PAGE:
Thousands of years of humans using and ingesting oils and now we should not? absolute non-sense. I'm 4 years in, and our my family of 5 including 3 kids are the healthiest we know. if there is a sickness, One -two drops of lemon and peppermint oil in boiling water witht.. they breathe the steam for 3 minutes and then drink the water. stomach viruses are knocked out in a few hours. GONE. same with sinus, headaches, cuts, etc,
Now, I looked at the ingredients for Terra Greens and, all opinions and facepalming and "why don't they just grind up the whole peel and root?!" aside, the first thing that stood out to me was that the 30 mg of "proprietary blend" that include the EOs in this product list no further info than that. So the questions become, "how MUCH lemon EO" and "how MUCH ginger root EO" is actually in this, and is the rest of the 30mg a benign medium or another active ingredient? These answers are not discernible from the label, which is both useless and dangerous at the same time. You don't know how much of any of this you're intaking, or what it fully consists of. As a dry preparation of EOs, if the EOs in this product are not from actually grinding up the whole food, I assume it's EOs sprayed onto some kind of dry material (in the case of herbal extracts, usually leaves) for use. How much is sprayed on and what it is sprayed onto... ???

Young Living is a legit company, though their founder has been in a bit of trouble and maybe isn’t of the best moral character, thus Dr. Pappas’ last comments on oil myth #10. (The story is out there. It may take a bit of searching to find it if interested) Young Living has spent a lot of their energy bashing your favorite brand in hopes to destroy their reputation, also speaking volumes about the character of the company and many of their reps.
TAOASIS works close with local manufacturer together which produce with loving handwork scent flowers, scent woods and vases. Especially products from german manufacturers are successful on the market at home and abroad. More and more customers are looking for a special quality, appreciate the transparent production process and the possibility to receive individual certificates.
I kept seeing the term "therapeutic grade" or "certified therapeutic grade" in relation to essential oils.  After researching and speaking with numerous experts in the field, it became apparent that this was simply a marketing term that was coined in the 90's, and does not have any real meaning.  Essential oils are inherently therapeutic, and while there are specifications for what constitutes an essential oil, set by the International Organization for Standardization, there is not a set of specifications that would define an essential oil as "certified therapeutic" and no independent bodies that certify essential oils as such. 
“Part of our mission at d?TERRA is to be a leader and educator in the essential oil industry. We look forward to working with other responsible industry leaders and standard setting bodies to establish high standards for products labeled as pure essential oils. In the mean time, the d?TERRA name and CPTG registered trademark will continue to reflect our unyielding effort to provide you with the safest, purest, and most potent essential oil products available to consumers today.”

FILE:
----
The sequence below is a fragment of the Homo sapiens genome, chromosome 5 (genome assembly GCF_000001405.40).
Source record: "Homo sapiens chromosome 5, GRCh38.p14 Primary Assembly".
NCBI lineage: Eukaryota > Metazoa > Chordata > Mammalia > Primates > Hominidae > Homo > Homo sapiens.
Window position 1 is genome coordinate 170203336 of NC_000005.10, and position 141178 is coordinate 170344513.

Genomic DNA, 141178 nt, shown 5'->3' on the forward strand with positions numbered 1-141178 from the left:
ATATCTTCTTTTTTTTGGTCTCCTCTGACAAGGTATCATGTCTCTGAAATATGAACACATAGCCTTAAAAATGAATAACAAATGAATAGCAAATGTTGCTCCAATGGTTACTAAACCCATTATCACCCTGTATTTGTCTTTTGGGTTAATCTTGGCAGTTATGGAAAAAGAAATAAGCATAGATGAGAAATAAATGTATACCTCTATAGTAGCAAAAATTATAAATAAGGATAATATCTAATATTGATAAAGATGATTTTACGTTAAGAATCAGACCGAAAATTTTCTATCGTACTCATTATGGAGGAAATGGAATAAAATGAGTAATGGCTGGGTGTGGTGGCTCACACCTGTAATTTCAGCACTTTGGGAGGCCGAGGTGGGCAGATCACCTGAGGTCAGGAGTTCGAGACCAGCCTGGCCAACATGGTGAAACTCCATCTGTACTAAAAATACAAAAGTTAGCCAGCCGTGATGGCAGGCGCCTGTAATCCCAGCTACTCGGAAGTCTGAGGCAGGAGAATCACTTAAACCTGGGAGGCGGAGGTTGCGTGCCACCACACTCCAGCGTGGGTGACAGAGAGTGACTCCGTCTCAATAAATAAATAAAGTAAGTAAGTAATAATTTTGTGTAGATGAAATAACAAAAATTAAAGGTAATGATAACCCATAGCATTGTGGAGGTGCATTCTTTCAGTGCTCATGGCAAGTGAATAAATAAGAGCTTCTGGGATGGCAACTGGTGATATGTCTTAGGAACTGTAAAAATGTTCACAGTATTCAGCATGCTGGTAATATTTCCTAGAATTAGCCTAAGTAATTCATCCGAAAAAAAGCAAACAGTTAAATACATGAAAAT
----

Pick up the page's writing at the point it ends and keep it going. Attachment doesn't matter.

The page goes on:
I am not pregnant, but potentially could be within the next year or so. If it is not advised to use essential oils during pregnancy, what would be a good replacement in lieu of using your cleansing oils and moisturizer since both contain essential oils? I currently OCM using your oils and I don’t think my skin would be very happy with me if I didn’t wash my face for 9+ months. 😉 Nevermind the fact that I’ve had troubled skin throughout my life so the thought of pregnancy acne terrifies me.
The Ananda Apothecary operates business hours of Monday – Friday, 9am – 5pm MST. You can call 1-303-440-3766 for Customer Service or contact custserv@anandaapothecary.com. This brand also offers a newsletter, social media channels, and a neat “Aroma Science” section where you can learn a whole bunch of detailed essential oil information from their staff chemist (who is also their most active writer).
Those like myself involved in related holistic fields leave those kinds of diagnoses and preparations to producers who must adhere to their industry's self-regulatory safety standards and have the proper training to perform this service, like studies in anatomy, biology, pharmacology, physiology, pharmakonetics, and industry-related ethics and safety.
Disclaimer: While we work to ensure that product information is correct, WE DO NOT MONITOR REVIEWS FOR ACCURATE INFORMATION. WE STRONGLY INSIST THAT YOU DO NOT TAKE MEDICAL ADVICE FROM ANY REVIEWS OR ASSUME THAT A PRODUCT WILL WORK THE SAME FOR YOU AS IT DID FOR OTHERS. Every consumer is different, circumstances vary and interpretations of results vary. These reviews allow consumers to share their experience with products but WE DO NOT VERIFY THE LEGITIMACY OF REVIEWS. These reviews are not intended to substitute for advice given by a physician, pharmacist, or other licensed health-care professional. You should not use this information as self-diagnosis or for treating a health problem or disease. Contact your health-care provider immediately if you suspect that you have a medical problem. Information and statements have not been evaluated by the Food and Drug Administration and are not intended to diagnose, treat, cure, or prevent any disease or health condition. BulkApothecary.com assumes no liability for inaccuracies or misstatements about products in these reviews.